A Proposed Moratorium on Late Entry Speculation

Late-entry fantasists who keep lofting up the names of possible GOP saviors that a “brokered convention” might nominate have a basic problem: most of those names are of pols who have repeatedly said they are not interested, and/or have tangible handicaps that would cause big problems with key segments of the party they are supposed to save. You know: Jeb Bush is a squish on immigration, Chris Christie has mocked Islamophobes, Mitch Daniels has proposed a “truce” on cultural issues, and so on and so forth.

So some scribblers have taken to writing about saviors who haven’t disclaimed interest in a candidacy and whose shortcomings have not already been analyzed, because nobody in his or her right mind would suggest them in the first place. That’s the only appropriate reaction to Adam Winkler’s Daily Beast column floating an extremely flimsy trial balloon for Supreme Court Justice Clarence Thomas.

I won’t go through Winkler’s full argument, which is so fundamentally silly that some readers have suggested it might be a parody. But here’s its real clincher of an “argument:”

Yes, it is hard to believe that Clarence Thomas would ever be the Republican nominee. Then again, most people thought an inexperienced African-American often mistaken for a Muslim could never defeat presumptive nominee Hillary Clinton, much less be elected president.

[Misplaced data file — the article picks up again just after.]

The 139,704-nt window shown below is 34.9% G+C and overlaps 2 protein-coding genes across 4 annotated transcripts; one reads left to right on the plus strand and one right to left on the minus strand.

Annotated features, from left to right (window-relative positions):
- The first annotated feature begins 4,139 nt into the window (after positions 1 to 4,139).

That depends on your definition of “most people.” Barack Obama was being hailed as a possible future president from the very moment he delivered his famous speech at the 2004 Democratic National Convention–and some people thought so even earlier. And if the unlikelihood of some abstract “type” of a nominee becomes a credential for everyone else who is “unlikely,” then why stop at Clarence Thomas? Why not some county commissioner from North Dakota? Why not a Democrat? That would be a shocker, wouldn’t it?

I think we need a moratorium on all late entry speculation until such time as turnout in Republican primaries drops 70% or at a minimum, Newt Gingrich has negotiated his third return from the dead this cycle and tops national polls once again.

Support Nonprofit Journalism

If you enjoyed this article, consider making a donation to help us produce more like it. The Washington Monthly was founded in 1969 to tell the stories of how government really works—and how to make it work better. Fifty years later, the need for incisive analysis and new, progressive policy ideas is clearer than ever. As a nonprofit, we rely on support from readers like you.

Yes, I’ll make a donation

Ed Kilgore

Ed Kilgore, a Monthly contributing editor, is a columnist for the Daily Intelligencer, New York magazine’s politics blog, and the managing editor for the Democratic Strategist.